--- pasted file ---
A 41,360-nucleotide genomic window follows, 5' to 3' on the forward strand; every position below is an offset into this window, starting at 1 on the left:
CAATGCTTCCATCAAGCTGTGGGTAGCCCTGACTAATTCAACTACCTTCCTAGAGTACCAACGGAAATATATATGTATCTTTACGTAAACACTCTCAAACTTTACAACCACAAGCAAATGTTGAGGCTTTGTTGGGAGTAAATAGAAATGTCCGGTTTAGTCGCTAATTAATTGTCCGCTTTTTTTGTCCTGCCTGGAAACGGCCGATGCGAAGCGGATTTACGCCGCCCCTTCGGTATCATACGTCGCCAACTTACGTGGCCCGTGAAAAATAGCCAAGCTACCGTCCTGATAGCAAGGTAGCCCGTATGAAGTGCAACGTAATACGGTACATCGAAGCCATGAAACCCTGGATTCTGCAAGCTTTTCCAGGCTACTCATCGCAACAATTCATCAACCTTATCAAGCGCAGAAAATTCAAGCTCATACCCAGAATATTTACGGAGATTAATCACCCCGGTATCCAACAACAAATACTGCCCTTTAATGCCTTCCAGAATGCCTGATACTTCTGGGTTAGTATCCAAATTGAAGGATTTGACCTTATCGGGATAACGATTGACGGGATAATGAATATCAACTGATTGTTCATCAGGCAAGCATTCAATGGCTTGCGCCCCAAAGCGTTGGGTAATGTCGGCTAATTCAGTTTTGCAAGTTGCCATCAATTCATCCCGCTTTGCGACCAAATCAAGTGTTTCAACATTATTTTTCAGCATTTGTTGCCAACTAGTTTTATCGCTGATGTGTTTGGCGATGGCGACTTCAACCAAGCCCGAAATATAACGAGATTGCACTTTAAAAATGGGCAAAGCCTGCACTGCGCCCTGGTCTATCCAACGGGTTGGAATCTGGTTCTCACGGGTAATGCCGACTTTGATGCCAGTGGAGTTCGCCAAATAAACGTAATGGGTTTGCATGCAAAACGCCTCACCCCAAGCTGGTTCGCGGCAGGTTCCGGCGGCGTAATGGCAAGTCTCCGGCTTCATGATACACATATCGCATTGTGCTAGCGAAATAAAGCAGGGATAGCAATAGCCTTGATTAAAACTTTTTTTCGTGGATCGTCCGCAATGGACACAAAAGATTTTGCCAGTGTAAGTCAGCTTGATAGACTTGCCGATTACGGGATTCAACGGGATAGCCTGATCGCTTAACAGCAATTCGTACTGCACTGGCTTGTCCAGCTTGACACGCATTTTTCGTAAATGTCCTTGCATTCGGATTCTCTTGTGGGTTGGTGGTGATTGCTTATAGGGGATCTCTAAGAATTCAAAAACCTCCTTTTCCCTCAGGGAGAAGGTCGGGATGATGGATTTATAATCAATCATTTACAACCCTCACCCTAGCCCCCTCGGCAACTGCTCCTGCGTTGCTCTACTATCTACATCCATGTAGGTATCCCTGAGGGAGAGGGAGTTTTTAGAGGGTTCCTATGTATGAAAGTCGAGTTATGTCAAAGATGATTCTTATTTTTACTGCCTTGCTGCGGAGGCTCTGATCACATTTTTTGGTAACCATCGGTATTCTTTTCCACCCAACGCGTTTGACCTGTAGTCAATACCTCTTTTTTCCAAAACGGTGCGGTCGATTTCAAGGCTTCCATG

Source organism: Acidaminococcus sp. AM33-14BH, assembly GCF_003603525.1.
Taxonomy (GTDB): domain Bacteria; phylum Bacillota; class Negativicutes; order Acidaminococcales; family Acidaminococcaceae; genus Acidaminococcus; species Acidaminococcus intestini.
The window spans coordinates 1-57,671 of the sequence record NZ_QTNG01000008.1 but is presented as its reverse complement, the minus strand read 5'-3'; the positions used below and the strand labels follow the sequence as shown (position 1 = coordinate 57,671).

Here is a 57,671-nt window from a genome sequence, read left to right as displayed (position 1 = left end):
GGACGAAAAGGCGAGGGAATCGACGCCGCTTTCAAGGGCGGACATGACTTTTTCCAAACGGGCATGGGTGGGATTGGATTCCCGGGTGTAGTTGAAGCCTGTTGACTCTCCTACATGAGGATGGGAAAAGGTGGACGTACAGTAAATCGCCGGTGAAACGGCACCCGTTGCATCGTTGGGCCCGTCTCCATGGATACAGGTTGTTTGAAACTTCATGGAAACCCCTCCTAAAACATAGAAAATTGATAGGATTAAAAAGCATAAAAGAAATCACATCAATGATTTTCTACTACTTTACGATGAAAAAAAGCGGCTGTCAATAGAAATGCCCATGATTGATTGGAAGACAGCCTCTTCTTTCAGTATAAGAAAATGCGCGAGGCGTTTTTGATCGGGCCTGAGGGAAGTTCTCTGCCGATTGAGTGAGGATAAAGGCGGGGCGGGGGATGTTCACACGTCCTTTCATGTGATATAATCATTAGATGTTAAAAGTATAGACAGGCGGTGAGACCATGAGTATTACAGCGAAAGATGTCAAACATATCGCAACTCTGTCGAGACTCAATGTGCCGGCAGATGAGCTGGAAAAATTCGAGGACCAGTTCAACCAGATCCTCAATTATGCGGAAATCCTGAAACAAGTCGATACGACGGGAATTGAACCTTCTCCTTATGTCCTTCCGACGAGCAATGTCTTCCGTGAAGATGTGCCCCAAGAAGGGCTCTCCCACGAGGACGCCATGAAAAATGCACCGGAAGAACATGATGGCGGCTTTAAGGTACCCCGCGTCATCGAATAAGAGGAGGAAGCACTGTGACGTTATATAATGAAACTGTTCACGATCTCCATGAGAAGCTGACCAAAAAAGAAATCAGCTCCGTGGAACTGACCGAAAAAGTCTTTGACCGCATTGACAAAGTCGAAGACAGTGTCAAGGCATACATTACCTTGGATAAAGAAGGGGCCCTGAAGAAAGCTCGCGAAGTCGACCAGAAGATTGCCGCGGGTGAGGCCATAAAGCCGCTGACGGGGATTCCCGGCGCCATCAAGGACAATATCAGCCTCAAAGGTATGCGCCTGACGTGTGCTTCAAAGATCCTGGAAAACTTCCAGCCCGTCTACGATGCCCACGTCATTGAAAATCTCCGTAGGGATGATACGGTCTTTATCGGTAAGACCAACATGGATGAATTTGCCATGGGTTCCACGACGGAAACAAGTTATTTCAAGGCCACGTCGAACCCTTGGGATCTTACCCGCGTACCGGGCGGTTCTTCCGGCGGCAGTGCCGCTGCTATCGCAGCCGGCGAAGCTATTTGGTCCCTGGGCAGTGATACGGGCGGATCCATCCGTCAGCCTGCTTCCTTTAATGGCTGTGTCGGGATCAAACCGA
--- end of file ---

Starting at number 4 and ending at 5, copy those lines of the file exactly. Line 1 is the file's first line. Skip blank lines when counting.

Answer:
Taxonomy (GTDB): domain Bacteria; phylum Bacillota; class Negativicutes; order Acidaminococcales; family Acidaminococcaceae; genus Acidaminococcus; species Acidaminococcus intestini.
The window spans coordinates 1-57,671 of the sequence record NZ_QTNG01000008.1 but is presented as its reverse complement, the minus strand read 5'-3'; the positions used below and the strand labels follow the sequence as shown (position 1 = coordinate 57,671).